The leading cause of death during winter storms is transportation accidents. Preparing your vehicle for the winter season and knowing how to react if stranded or lost on the road are the keys to safe winter driving. Here are some helpful hints on how to prepare:
Have a mechanic check the following items on you car:
Here are some other precautions to take:
- Install good winter tires. Make sure the tires have adequate tread. All-weather radials are usually adequate for most winter conditions. However, some jurisdictions require that to drive on their roads, vehicles must be equipped with chains or snow tires with studs.
- Keep a windshield scraper and small broom for ice and snow removal in your car.
- Maintain at least a half tank of gas during the winter season.
- Plan long trips carefully.
- Listen to the radio or call the State Highway Patrol for the latest road conditions.
- Always travel during daylight and, if possible, take at least one other person.
- If you must go out during a winter storm, use public transportation whenever possible.
- Dress warmly.
- Wear layers of loose-fitting, lightweight clothing.
- Carry food and water.
- Store a supply of high energy "munchies" and several bottles of water.
Keep these items in your car in case of an emergency! It's better to be safe than sorry.
- Cellular telephone
- Flashlight with extra batteries
- First aid kit with pocket knife
- Necessary medications
- Several blankets
- Sleeping bags
- Extra newspapers for insulation
- Plastic bags (for sanitation)
- Extra set of mittens, socks and a wool cap
- Rain gear and extra clothes
- Small sack of sand for generating traction under wheels
- Small shovel
- Small tools (pliers, wrench, screwdriver)
- Booster cables
- Set of tire chains or traction mats
- Cards, games, puzzles, books
- Brightly colored cloth to use as a flag
- Canned fruit and nuts
- Non-electric can opener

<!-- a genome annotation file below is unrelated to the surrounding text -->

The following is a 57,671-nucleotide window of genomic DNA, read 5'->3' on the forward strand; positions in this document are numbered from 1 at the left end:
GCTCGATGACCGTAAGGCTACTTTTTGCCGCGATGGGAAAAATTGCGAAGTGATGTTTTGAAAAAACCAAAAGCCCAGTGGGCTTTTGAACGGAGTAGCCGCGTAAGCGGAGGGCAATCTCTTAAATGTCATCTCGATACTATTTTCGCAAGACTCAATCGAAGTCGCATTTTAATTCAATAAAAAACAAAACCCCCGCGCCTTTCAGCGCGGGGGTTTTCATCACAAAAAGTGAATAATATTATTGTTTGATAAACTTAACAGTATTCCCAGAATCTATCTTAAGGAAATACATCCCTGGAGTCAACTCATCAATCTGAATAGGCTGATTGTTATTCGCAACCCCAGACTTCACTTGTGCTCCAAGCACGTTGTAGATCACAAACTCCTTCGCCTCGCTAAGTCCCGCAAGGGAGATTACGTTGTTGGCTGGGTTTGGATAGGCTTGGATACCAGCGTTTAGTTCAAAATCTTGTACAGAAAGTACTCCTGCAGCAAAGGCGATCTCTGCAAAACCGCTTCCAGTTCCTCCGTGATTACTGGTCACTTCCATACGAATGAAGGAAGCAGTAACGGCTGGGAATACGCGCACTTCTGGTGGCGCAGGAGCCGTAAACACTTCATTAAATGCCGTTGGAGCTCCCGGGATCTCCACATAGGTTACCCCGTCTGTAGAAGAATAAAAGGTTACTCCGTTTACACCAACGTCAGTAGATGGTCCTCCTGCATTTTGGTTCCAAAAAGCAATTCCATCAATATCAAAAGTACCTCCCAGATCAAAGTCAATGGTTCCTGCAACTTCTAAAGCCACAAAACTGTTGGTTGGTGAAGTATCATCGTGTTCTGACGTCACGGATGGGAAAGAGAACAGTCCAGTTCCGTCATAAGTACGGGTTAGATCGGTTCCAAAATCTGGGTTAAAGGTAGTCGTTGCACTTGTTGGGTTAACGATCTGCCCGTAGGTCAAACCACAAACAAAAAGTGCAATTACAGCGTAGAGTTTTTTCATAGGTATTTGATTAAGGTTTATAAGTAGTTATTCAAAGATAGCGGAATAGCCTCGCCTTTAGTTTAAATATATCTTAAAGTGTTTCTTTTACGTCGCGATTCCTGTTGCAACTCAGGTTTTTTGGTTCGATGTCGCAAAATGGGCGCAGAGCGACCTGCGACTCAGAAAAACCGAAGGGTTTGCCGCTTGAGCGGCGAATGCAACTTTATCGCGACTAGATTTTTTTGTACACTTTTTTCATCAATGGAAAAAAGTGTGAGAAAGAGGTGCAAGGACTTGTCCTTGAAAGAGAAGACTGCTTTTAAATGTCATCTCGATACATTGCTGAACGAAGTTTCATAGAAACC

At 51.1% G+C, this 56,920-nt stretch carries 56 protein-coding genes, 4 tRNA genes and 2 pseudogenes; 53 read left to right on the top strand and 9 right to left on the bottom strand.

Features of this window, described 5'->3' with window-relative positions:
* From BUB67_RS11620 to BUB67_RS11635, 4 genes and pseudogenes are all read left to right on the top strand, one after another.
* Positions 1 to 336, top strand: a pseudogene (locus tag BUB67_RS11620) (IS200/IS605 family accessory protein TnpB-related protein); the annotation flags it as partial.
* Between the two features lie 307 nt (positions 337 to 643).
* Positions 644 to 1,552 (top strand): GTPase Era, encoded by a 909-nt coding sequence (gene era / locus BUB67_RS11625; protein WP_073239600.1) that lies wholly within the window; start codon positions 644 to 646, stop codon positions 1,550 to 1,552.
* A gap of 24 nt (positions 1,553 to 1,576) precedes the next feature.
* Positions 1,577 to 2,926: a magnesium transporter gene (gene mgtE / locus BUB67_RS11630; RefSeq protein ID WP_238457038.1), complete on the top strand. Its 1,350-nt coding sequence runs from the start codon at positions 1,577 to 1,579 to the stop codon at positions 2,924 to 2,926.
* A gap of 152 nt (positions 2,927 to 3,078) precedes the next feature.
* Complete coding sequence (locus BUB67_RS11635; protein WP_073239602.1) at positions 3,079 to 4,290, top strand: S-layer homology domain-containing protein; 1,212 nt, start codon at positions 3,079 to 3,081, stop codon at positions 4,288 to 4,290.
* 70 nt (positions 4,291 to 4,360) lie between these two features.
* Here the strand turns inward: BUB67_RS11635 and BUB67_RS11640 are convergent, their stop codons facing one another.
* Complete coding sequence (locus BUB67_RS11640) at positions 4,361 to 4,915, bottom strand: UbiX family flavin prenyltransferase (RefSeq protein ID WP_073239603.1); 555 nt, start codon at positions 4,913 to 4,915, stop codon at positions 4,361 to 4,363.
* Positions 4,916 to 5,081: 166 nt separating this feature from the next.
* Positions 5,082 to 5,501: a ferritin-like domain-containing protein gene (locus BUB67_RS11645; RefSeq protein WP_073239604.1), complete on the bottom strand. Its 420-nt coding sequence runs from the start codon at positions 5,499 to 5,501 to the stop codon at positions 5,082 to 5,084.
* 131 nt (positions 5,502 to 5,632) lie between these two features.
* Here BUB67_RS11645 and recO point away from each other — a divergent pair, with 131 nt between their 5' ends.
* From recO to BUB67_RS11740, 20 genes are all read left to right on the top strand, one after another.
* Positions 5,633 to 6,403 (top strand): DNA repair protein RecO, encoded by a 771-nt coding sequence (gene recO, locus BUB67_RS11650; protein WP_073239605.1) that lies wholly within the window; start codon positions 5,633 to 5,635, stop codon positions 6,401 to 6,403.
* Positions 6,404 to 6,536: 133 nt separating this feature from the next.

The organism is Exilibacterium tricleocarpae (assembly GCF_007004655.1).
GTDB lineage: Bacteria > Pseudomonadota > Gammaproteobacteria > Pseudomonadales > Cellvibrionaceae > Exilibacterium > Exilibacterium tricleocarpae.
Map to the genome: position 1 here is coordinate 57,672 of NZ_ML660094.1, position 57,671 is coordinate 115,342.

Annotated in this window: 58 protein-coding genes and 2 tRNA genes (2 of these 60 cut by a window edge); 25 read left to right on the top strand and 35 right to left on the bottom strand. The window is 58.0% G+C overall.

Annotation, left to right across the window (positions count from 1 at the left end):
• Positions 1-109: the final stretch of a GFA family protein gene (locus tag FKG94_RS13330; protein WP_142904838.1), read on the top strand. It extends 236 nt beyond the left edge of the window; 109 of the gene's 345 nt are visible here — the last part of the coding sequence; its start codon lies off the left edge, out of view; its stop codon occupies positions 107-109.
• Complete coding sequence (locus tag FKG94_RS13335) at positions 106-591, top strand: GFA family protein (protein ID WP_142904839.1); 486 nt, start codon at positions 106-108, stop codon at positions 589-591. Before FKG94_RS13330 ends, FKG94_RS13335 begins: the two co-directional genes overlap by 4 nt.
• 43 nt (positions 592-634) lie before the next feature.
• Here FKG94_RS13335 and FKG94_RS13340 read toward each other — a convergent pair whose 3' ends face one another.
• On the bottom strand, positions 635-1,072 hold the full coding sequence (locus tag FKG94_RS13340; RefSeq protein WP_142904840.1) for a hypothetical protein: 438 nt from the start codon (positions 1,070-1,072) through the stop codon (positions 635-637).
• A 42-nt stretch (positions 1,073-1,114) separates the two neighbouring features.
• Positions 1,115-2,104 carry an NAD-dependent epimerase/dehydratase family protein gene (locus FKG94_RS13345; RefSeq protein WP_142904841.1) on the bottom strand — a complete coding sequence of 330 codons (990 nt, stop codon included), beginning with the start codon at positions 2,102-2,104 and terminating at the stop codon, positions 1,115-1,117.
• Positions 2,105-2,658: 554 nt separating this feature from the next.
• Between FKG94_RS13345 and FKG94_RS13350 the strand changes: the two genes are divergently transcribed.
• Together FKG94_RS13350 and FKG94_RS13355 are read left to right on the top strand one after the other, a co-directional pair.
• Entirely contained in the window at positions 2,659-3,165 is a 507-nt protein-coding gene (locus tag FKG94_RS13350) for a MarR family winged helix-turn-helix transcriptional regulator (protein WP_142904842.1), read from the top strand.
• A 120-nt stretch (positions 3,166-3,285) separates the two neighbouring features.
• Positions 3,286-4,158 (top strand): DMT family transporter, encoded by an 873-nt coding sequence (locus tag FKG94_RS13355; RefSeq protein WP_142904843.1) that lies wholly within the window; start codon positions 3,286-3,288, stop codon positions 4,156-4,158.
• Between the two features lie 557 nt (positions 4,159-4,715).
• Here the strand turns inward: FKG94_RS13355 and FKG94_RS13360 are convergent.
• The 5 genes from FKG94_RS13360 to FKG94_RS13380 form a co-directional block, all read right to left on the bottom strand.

- Bottled water
- STAY IN THE VEHICLE.
- Do not leave the vehicle to search for assistance unless help is visible within 100 yards; you may become disoriented and lost in blowing and drifting snow.
- Display a trouble sign; hang a brightly colored cloth on the radio antenna and raise the car hood.
- Occasionally run engine to keep warm; turn on the car's engine for about 10 minutes each hour. Run the heater when the car is running. Also turn on the car's dome light when the car is running. Beware of carbon monoxide poisoning. Keep the exhaust pipe clear of snow and open a downwind window slightly for ventilation.
- Watch for signs of frostbite and hypothermia.
- Do minor exercises to keep up circulation.
- Clap hands and move arms and legs occasionally. Try not to stay in one position for too long.
- If more than one person is in the car, take turns sleeping.
- For warmth, huddle together.
- Use newspapers, maps and even the removable car mats for added insulation.
- Avoid overexertion. Cold weather puts an added strain on the heart. Unaccustomed exercise such as shoveling snow or pushing a car can bring on a heart attack or make other medical conditions worse. Be aware of symptoms of dehydration.
Frostbite is a severe reaction to cold exposure that can permanently damage its victims. A loss of feeling and a white or pale appearance in fingers, toes or nose and ear lobes are symptoms of frostbite.
Hypothermia is a condition brought on when the body temperature drops to less than 55 degrees Fahrenheit. Symptoms of hypothermia include uncontrollable shivering, slow speech, memory lapse, frequent stumbling, drowsiness and exhaustion. If frostbite or hypothermia is suspected, begin warming the person slowly and seek immediate medical assistance. Warm the person's trunk first. Use your own body heat to help. Arms and legs should be warmed last because stimulation of the limbs can drive cold blood toward the heart and lead to heart failure. Put person in dry clothing and wrap their entire body in a blanket. Never give frostbite or hypothermia victims anything with caffeine (coffee or tea) or alcohol in it. Caffeine, a stimulant, can cause the heart to beat faster and hasten the effects the cold has on the body. Alcohol, a depressant, can slow the heart and also hasten the ill effects of cold body temperature.